Travelers Cos. has no plans to halt its strategy of pushing rate increases and improving policy terms and conditions as the company eyeballs a host of factors clouding the future with uncertainty.
Weather is becoming increasingly unpredictable and the low interest rates are persisting, Travelers Chief Executive Officer Jay Fishman said in a conference call announcing that the company more than doubled its third-quarter net income.
Those factors are coupled with the uncertainty of the fiscal cliff and what happens to the economy, he said. "We have not set a goal, a threshold number, at which we stop," Fishman said. "It's driven by the fact that the environment remains really unpredictable and somewhat volatile."
The company for the past two years has been vocal about driving up their rates. Company officials pointed out rates are increased more on less-profitable business and less on the book's best business. The company has seen a rise in renewal premium and stable retention rates, but lower new business volumes.
Fishman said the company will continue business as usual, which reflects a positive outlook based on third-quarter results. The company posted a third-quarter net income of $864 million, which is more than double the prior-year quarter results. The combined ratio was 90.3, which is 14.2 points lower than the same time a year ago. Pretax catastrophe losses were $91 million, down from $606 million a year ago.
"What is happening underneath the numbers is the real story," Fishman said. "Our success is premised on really understanding which accounts or lines are in need of improvement and which ones exceed our expectations."
The company's business insurance and personal insurance segments figures in the third quarter were better than a year ago, while the financial, professional and international insurance segment was slightly below the performance of last year's third quarter. Travelers increased its asbestos reserves by $108 million in the quarter in response to recent higher payment trends in litigation landscape. However, the company said its underlying view of the asbestos environment "is essentially unchanged."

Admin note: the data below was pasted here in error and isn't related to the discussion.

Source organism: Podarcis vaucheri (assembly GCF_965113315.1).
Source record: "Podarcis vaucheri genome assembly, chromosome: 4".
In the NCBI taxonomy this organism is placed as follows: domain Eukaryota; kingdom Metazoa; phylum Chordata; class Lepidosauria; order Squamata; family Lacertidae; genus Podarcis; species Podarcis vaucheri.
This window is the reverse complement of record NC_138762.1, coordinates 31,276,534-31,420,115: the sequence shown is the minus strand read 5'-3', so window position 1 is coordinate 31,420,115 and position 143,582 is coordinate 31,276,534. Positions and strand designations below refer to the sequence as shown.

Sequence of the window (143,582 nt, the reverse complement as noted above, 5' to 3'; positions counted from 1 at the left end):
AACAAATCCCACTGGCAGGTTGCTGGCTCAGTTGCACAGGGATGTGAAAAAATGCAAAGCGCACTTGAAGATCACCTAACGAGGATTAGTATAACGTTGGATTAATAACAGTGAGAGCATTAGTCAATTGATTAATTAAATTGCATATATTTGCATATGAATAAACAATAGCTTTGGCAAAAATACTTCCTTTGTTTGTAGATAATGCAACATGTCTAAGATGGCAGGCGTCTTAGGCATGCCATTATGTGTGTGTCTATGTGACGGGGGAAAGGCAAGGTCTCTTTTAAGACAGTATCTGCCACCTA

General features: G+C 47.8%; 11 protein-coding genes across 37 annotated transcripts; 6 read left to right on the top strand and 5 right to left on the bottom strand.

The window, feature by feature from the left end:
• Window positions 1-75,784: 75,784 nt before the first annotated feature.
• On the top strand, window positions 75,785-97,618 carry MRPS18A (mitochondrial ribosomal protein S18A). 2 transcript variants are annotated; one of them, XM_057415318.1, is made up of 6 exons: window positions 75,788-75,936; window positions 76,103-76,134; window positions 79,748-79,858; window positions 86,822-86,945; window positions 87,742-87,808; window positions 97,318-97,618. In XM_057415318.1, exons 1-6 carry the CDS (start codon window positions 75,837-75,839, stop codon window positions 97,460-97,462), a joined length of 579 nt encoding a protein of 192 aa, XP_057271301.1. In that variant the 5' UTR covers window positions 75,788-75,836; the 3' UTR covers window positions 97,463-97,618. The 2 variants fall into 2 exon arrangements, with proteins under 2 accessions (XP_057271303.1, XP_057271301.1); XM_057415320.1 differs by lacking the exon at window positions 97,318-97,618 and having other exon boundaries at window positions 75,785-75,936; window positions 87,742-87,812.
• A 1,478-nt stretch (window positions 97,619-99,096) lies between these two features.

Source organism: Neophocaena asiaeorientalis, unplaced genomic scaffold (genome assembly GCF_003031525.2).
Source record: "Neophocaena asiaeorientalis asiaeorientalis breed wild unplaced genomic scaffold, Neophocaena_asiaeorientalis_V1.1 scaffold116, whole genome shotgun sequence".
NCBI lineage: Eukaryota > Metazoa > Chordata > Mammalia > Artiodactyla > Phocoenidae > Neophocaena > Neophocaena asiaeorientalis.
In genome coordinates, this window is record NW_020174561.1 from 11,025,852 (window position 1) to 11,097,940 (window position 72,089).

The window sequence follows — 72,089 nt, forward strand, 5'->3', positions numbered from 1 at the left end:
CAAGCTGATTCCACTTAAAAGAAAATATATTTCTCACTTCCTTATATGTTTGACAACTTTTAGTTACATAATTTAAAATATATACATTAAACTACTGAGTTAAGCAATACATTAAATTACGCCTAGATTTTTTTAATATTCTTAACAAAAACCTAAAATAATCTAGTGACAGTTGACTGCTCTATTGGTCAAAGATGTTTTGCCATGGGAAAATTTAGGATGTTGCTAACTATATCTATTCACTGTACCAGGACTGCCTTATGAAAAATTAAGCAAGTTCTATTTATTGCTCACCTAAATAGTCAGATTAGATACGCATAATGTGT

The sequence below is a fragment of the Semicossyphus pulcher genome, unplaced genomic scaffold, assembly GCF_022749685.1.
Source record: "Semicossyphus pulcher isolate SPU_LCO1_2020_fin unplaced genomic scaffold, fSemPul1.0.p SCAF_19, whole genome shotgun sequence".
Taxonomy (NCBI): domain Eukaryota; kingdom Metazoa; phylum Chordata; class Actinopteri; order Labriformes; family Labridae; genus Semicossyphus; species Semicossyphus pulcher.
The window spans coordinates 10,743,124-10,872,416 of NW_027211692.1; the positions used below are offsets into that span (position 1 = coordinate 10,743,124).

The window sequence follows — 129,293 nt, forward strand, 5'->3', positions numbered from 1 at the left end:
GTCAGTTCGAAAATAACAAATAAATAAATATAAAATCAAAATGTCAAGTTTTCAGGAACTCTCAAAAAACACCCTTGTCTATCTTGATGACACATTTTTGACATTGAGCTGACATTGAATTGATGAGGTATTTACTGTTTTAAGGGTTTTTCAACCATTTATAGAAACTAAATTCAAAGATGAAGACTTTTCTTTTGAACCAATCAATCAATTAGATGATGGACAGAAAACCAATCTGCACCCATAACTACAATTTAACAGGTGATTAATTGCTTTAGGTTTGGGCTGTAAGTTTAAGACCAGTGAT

After-tax operating income in the company's business insurance segment increased in the quarter by $249 million over the prior year, to finish at $543 million. Fishman said the company's performance in business insurance has been primarily rate-driven and the company has always worked with its insureds to manage risk to help reduce claim costs.
Better underwriting has played a larger part in personal lines, along with rate adjustments, Fishman said. The company has been raising deductibles and has been successful raising those levels on the coastal hurricane-exposed areas, said Brian MacLean, the company's chief operating officer. The issue lately has been inland areas that are exposed to tornadoes and hailstorms. He said age and quality of roofs in homeowners insurance is becoming an important underwriting point. MacLean said in the 1970s, the average homeowners deductible was about $250, maybe $500. He said today's average is $500.
"We think the average deductible should be somewhere around $2,000," MacLean said.
Fishman said insurance should respond to catastrophic events and his company should do what's best for its insureds, even if they don't always see it that way.
"A $500 deductible today becomes a policy that responds to a lost iPad," Fishman said. "That isn't the way a homeowners policy was really designed to be."
The company's pretax net investment income increased 4.6% from the previous third quarter to finish the quarter at $722 million. In a presentation this summer, Fishman said he refuses to "chase yield" and that Travelers will continue to invest in the same asset classes as it has.